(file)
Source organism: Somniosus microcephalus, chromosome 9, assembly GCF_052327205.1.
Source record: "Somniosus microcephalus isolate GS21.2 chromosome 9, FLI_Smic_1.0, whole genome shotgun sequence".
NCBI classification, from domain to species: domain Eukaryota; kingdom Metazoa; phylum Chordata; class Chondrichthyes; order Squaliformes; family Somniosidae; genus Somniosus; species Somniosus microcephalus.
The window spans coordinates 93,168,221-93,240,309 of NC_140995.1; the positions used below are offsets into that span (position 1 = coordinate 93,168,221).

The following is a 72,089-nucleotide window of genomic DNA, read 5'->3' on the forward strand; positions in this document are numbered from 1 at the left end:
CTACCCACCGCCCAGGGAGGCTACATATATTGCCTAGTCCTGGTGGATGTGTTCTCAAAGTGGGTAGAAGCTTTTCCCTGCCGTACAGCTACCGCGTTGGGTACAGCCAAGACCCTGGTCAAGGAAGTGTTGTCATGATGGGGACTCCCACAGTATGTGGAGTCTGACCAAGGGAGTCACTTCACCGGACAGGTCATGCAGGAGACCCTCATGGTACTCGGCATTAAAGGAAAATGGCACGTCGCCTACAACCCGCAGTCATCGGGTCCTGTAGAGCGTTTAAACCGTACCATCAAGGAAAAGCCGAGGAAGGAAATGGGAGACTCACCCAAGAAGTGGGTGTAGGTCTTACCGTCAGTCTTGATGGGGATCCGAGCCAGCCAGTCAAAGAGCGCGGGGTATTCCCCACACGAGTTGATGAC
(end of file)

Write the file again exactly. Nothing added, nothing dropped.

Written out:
Source organism: Somniosus microcephalus, chromosome 9, assembly GCF_052327205.1.
Source record: "Somniosus microcephalus isolate GS21.2 chromosome 9, FLI_Smic_1.0, whole genome shotgun sequence".
NCBI classification, from domain to species: domain Eukaryota; kingdom Metazoa; phylum Chordata; class Chondrichthyes; order Squaliformes; family Somniosidae; genus Somniosus; species Somniosus microcephalus.
The window spans coordinates 93,168,221-93,240,309 of NC_140995.1; the positions used below are offsets into that span (position 1 = coordinate 93,168,221).

The following is a 72,089-nucleotide window of genomic DNA, read 5'->3' on the forward strand; positions in this document are numbered from 1 at the left end:
CTACCCACCGCCCAGGGAGGCTACATATATTGCCTAGTCCTGGTGGATGTGTTCTCAAAGTGGGTAGAAGCTTTTCCCTGCCGTACAGCTACCGCGTTGGGTACAGCCAAGACCCTGGTCAAGGAAGTGTTGTCATGATGGGGACTCCCACAGTATGTGGAGTCTGACCAAGGGAGTCACTTCACCGGACAGGTCATGCAGGAGACCCTCATGGTACTCGGCATTAAAGGAAAATGGCACGTCGCCTACAACCCGCAGTCATCGGGTCCTGTAGAGCGTTTAAACCGTACCATCAAGGAAAAGCCGAGGAAGGAAATGGGAGACTCACCCAAGAAGTGGGTGTAGGTCTTACCGTCAGTCTTGATGGGGATCCGAGCCAGCCAGTCAAAGAGCGCGGGGTATTCCCCACACGAGTTGATGAC